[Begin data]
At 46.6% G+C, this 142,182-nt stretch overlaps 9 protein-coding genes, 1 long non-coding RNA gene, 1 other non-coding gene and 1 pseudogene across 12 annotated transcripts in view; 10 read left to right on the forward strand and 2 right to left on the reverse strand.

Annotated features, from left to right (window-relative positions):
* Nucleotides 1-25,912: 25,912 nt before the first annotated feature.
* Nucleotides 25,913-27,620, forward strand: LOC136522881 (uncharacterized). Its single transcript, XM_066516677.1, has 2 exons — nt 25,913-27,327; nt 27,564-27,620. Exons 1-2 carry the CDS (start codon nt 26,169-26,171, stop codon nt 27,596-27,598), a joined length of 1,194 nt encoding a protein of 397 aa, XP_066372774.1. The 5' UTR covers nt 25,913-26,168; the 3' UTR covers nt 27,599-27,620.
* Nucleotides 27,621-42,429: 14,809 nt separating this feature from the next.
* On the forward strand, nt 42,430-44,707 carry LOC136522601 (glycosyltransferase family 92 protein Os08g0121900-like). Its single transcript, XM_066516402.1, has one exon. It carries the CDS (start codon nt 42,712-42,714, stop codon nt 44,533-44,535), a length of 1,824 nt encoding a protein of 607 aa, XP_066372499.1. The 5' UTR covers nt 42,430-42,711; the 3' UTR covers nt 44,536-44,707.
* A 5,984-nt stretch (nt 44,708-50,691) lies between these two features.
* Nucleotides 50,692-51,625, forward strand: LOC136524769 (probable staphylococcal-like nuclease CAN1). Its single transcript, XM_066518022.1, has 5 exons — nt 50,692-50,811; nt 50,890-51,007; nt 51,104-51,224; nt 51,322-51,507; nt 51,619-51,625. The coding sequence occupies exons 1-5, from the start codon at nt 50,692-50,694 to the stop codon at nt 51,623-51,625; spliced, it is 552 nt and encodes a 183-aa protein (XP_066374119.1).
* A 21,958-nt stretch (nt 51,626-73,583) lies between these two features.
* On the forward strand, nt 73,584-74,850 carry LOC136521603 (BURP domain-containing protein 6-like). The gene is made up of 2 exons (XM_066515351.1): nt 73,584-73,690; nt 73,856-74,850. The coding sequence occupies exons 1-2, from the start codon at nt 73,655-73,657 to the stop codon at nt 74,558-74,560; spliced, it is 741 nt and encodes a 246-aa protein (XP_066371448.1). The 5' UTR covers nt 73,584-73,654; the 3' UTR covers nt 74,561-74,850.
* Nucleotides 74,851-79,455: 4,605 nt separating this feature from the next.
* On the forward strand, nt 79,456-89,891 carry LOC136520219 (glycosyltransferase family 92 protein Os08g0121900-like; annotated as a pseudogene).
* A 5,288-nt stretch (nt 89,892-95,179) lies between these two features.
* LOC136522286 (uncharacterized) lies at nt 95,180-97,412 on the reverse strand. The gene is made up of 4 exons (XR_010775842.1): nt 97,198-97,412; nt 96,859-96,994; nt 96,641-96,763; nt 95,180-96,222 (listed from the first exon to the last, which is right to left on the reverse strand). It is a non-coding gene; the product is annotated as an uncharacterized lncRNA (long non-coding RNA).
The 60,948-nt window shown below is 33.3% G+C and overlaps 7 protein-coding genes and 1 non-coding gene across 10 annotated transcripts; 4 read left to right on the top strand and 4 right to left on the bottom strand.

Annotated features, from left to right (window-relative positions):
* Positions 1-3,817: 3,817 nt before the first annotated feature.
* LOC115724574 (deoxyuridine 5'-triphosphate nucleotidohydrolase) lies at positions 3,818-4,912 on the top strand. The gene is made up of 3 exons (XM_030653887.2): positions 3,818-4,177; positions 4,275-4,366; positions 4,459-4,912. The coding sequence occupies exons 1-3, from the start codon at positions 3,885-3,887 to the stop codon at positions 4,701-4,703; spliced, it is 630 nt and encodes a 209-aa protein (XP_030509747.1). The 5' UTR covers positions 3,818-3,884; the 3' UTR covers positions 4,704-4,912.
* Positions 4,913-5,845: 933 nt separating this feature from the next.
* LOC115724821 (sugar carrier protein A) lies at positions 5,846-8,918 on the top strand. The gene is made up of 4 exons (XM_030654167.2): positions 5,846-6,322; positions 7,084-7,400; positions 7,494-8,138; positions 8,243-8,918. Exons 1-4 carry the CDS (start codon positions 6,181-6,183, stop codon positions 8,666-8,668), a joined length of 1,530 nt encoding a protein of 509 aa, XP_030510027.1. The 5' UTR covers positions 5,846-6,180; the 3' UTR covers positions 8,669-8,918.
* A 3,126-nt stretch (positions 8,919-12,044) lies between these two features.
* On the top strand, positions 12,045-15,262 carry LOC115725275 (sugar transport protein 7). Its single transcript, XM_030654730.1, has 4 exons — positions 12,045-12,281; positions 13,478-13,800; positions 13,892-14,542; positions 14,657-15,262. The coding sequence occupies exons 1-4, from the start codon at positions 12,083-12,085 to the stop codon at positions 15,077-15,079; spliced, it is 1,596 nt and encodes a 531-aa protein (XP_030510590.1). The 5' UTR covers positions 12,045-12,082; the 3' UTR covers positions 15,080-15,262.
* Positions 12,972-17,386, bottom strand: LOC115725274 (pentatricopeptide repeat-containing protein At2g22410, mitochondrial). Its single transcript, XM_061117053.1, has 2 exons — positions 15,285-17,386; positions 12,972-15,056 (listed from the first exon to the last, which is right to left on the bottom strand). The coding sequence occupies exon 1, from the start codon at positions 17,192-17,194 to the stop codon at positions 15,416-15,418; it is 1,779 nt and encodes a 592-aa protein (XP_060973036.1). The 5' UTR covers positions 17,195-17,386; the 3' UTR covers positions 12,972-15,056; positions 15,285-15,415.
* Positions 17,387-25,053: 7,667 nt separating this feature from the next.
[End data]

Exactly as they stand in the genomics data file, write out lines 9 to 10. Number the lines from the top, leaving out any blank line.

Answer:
* A 21,958-nt stretch (nt 51,626-73,583) lies between these two features.
* On the forward strand, nt 73,584-74,850 carry LOC136521603 (BURP domain-containing protein 6-like). The gene is made up of 2 exons (XM_066515351.1): nt 73,584-73,690; nt 73,856-74,850. The coding sequence occupies exons 1-2, from the start codon at nt 73,655-73,657 to the stop codon at nt 74,558-74,560; spliced, it is 741 nt and encodes a 246-aa protein (XP_066371448.1). The 5' UTR covers nt 73,584-73,654; the 3' UTR covers nt 74,561-74,850.